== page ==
Structural advantage of sugar beet {alpha}-glucosidase to stabilize the Michaelis complex with long-chain substrate [Protein Structure and Folding]

December 1st, 2014 by Tagami, T., Yamashita, K., Okuyama, M., Mori, H., Yao, M., Kimura, A.

The α-glucosidase from sugar beet (SBG) is an exo-type glycosidase. The enzyme has a pocket-shaped active site, but efficiently hydrolyzes longer maltooligosaccharides and soluble starch due to lower Km and higher kcat/Km for such substrates. To obtain structural insights into the mechanism governing its unique substrate specificity, a series of acarviosyl-maltooligosaccharides was employed for steady-state kinetic and structural analyses. The acarviosyl-maltooligosaccharides have a longer maltooligosaccharide moiety compared to the maltose moiety of acarbose, which is known to be the transition-state analog of α-glycosidases. The clear correlation obtained between logKi of the acarviosyl-maltooligosaccharides and log(Km/kcat) for hydrolysis of maltooligosaccharides suggests that the acarviosyl-maltooligosaccharides are transition state mimics. The crystal structure of the enzyme bound with acarviosyl-maltohexaose reveals that substrate binding at a distance from the active site is maintained largely by van der Waals interactions, with the four glucose residues at the reducing terminus of acarviosyl-maltohexaose retaining a left-handed single-helical conformation, as also observed in cycloamyloses and single-helical V-amyloses. The kinetic behavior and structural features suggest that the subsite structure suitable for the stable conformation of amylose lowers the Km for long-chain substrates, which in turn is responsible for higher specificity of the longer substrates.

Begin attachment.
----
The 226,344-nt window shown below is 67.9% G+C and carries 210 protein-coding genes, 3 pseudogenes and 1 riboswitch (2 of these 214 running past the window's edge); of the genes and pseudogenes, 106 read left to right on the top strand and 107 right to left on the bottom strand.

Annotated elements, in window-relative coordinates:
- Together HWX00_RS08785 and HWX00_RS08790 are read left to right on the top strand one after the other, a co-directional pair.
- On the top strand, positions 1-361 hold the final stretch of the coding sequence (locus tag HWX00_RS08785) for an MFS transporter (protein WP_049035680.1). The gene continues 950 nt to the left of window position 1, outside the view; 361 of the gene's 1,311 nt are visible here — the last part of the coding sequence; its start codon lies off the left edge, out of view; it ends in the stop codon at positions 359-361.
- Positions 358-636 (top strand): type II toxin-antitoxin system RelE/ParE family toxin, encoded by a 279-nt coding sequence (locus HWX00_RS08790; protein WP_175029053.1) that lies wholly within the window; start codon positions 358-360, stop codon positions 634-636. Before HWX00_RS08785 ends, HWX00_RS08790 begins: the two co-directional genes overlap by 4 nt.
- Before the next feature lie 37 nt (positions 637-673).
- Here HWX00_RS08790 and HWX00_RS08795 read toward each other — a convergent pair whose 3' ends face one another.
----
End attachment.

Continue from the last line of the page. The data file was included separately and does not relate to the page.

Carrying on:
• Posted in Journal of Biological Chemistry, Publications
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